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[Chief Authorities:-G. Paris, Littérature française au moyenâge, 2nd ed., 1890; John Rhys, Studies in the Arthurian Legend, 1891; C. F. Keary, in the Dictionary of National Biography, art. " Arthur"; Birch-Hirschfeld, Die Sage vom Gral; G M. Harper, The Legend of the Holy Grail, in Pub. of the Mod. Language Assoc. of America, N.S.I.i., 1893; H. Littledale, Essays on Lord Tennyson's Idylls of the King, 1893; M. W. Maccallum, Tennyson's Idylls of the King and Arthurian Story from the XVIth Century, 1894.]


The mythological Arthur and the historical Arthur.-It has become certain, thanks chiefly to the researches of Professor Rhys, that behind the Arthurian story, in which there still linger undeniable evidences, can be traced the outlines of a very considerable Celtic heathen mythology. Vaguely, it is true, but still visible in this heathen mythology appear the chief persons of the Arthurian legend: Arthur (Arator), god of ploughing; his wife Gwenhwyvar, goddess of the twilight; Medrawd, god of the shades, who carries off Gwenhwyvar and is warred on by Arthur. With Arthur was associated a younger sun-god, Gawain, whose strength was thrice increased at noon (Malory, Morte Darthur, iv. 18) while Merlin, Myrd

din, Mordunjos, 'of the sea-fort,' perhaps points to an older divinity of light who disappears in the western waves.


of Arthur's exploits is bringing off the cauldron of Hades, which according to Celtic legend had wonderful properties of feeding any company however large, though it would not cook for a coward, and of restoring to life dead bodies thrown into it. Similarly Brân's head and the poisoned spear that killed him had magical properties, the former giving food to all who wished to partake. The obscurity and confusion into which this ancient mythology fell are due to two causes,—the advent of Christianity and the triumphant invasion of the English. The one deposed the old divinities, degrading them to the rank of something less than divine, yet more than human; the other set the Welsh poets aglow in patriotic praise of their war-leaders. One of these war-leaders in the years of struggle against the English invaders (450–510) was called Arthur. Fiction has so completely taken possession of the figure of Arthur that it is almost impossible to discern what historic truth still exists in the mass of fabulous details that have clustered around the British king. Either in South Britain or in North Britain or as Comes Britanniæ, holding "a roving commission to defend the province wherever his presence might be called for,”—for scholars are not agreed as to the scene of his exploits-Arthur, born towards the end of the fifth century, seems to have been for years a great military leader, opposing the heathen invaders, defeating them in twelve successive battles, and falling himself at Camlan in Cornwall, in battle against his rebellious kinsman Modred. Even in these details we seem to see traces of the mythological Arthur with whom the war-leader was soon confounded. And only by the supposition of this association of the exploits of the old Celtic god and the new Celtic hero can we explain the exceeding fame and renown of the later Arthur.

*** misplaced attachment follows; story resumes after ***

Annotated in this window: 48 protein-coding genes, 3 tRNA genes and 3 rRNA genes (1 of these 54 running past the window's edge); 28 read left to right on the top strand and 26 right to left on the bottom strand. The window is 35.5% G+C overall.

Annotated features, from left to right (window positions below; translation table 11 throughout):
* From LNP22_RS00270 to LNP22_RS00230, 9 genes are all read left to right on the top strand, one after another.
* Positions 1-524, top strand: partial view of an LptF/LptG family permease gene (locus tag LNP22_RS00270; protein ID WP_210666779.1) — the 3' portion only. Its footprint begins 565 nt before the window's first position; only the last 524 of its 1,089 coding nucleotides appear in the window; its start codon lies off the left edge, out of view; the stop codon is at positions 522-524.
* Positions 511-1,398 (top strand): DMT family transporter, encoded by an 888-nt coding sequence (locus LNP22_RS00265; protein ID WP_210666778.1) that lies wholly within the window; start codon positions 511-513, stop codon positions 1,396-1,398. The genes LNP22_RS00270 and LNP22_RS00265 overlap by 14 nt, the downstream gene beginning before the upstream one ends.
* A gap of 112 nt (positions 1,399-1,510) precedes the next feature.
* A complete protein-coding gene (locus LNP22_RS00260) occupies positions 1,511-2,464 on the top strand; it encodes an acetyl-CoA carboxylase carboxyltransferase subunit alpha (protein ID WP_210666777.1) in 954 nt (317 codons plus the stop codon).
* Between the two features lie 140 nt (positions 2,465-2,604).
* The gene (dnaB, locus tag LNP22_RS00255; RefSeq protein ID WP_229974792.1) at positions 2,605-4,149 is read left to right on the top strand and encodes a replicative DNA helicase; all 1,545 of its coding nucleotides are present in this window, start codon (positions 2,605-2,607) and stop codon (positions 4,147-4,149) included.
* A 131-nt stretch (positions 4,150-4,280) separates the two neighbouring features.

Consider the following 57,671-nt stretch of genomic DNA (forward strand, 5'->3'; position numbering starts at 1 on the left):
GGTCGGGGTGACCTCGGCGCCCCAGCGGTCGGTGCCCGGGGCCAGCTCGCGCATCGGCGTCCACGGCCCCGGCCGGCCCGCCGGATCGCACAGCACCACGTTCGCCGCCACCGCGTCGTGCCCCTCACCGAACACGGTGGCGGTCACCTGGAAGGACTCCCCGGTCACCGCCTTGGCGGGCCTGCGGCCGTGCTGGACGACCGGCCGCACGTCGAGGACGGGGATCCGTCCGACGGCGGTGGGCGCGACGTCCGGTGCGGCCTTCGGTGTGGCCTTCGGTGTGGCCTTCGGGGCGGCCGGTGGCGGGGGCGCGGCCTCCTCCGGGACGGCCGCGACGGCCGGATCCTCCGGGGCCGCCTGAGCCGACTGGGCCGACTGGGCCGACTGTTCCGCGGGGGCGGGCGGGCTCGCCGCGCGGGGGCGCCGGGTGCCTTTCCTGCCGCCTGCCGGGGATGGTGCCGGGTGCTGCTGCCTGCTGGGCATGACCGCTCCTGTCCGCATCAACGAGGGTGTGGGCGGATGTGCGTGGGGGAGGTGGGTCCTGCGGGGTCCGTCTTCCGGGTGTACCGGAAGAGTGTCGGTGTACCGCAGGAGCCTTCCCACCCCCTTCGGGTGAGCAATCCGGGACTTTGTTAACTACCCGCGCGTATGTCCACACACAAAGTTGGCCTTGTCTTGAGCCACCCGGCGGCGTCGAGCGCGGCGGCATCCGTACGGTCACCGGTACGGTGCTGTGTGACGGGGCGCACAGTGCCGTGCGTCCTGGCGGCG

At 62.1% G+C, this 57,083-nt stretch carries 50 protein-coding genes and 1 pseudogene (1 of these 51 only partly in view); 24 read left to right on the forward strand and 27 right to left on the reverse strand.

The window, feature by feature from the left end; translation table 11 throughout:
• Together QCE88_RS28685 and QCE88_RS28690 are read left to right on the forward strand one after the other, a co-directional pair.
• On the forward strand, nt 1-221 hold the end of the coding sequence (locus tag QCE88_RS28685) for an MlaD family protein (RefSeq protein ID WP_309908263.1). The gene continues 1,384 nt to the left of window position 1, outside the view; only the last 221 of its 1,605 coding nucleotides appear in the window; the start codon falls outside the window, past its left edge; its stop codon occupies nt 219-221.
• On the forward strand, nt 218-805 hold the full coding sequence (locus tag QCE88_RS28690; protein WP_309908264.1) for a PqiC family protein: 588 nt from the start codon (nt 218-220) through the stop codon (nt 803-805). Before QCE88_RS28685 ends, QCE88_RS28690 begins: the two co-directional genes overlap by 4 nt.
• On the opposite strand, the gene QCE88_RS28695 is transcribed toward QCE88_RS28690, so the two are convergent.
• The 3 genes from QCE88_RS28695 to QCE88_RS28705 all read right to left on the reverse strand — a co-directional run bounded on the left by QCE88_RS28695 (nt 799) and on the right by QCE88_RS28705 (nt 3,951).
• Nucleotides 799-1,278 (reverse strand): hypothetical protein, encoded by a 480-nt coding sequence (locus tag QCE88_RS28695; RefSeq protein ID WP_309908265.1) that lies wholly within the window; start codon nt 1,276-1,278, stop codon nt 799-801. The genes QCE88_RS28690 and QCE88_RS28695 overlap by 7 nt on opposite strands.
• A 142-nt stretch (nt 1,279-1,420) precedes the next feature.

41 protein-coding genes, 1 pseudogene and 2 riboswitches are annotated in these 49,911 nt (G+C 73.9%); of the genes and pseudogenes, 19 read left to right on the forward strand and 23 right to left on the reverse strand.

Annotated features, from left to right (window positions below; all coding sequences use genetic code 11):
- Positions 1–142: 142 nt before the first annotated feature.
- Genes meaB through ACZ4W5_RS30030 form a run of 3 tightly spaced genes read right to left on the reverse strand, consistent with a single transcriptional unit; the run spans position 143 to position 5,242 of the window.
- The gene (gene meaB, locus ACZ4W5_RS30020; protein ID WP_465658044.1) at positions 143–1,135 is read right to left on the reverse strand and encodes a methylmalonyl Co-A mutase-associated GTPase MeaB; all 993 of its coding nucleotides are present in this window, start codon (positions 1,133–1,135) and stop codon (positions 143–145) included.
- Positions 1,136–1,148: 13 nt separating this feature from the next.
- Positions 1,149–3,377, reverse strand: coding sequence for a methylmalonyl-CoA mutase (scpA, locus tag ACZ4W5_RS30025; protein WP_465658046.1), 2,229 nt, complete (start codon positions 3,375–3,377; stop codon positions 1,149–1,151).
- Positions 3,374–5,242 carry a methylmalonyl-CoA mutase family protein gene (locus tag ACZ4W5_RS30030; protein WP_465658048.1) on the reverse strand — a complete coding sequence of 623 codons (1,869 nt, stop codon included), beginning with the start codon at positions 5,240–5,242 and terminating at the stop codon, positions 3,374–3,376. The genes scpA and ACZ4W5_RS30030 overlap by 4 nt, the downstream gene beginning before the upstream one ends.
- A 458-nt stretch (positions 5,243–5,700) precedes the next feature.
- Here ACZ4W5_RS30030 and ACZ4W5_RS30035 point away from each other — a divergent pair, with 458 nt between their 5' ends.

The legendary Arthur.-Leaving out Welsh sources, there is no written record of Arthur till several centuries after his death. When his name for the first time occurs, he appears,

as we said above, only as the successful leader of his nation in twelve great battles. This is in the Historia Britonum ascribed to Nennius, who lived in the last years of the eighth century. Meanwhile, however, Celtic Britain had seized on his figure as the subject of song and story, and found in magnifying his great deeds of yore a compensation for the ignominy of their position before the English conquerors. No sooner had the Normans conquered England than they found a source of deep interest in the number and excellence of the British bards and in the fascinating novelty of their abundant native traditions. What was needed in order that these legends and traditions might become available for the cultivated world was their expression in a language more generally known than Welsh. The undying honour of giving such expression belongs to Geoffrey, a monk of Monmouth (near Gloucester), who died, bishop of St. Asaph, in 1154.

Arthur in literature.-In three Latin works, especially in the Historia Regum Britanniæ, Geoffrey incorporated the legends and traditions he found at hand, and, though professing to make a translation of an old Gallic book, drew from his own imagination a systematic and detailed account of pretended kings of the Britons. Reaching the period of the struggles that followed the landing of the English, Geoffrey gave the reins to his fancy, wove about the meagre mention of Nennius's war-leader Arthur, a tale of a most marvellous and fascinating kind. Arthur, son of Uther Pendragon, becomes through his great military powers a world-king. Driving out the English from Britain, he conquers Scotland, Ireland, Norway, France, establishes a court that is the centre of chivalry, and is on the way to the capture of Rome when his nephew Modred, left as regent of England, rebels, seizes and marries Guanhumara (Guinevere), Arthur's wife. Arthur returning defeats and slays Modred, is himself mortally wounded, and is transported to the paradise of the heroic dead, Avalon, there to await the time of his triumphant return to this world.

Geoffrey's book is an epoch-making work. Seized upon by

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